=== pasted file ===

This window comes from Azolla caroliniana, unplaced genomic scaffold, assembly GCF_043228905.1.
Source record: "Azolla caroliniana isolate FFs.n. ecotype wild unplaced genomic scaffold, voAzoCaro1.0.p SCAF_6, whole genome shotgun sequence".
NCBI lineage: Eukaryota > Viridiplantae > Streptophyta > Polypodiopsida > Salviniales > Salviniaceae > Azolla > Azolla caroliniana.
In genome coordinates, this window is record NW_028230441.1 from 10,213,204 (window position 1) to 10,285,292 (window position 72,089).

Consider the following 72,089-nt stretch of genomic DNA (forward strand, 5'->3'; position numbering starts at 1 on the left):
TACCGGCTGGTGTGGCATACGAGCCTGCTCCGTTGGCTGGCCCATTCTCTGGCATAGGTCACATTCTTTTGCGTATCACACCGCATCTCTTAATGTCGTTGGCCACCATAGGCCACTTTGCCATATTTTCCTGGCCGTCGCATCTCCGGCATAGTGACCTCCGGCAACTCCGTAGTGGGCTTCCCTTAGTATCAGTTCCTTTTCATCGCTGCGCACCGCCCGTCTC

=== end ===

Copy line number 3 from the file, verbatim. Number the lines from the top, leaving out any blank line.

NCBI lineage: Eukaryota > Viridiplantae > Streptophyta > Polypodiopsida > Salviniales > Salviniaceae > Azolla > Azolla caroliniana.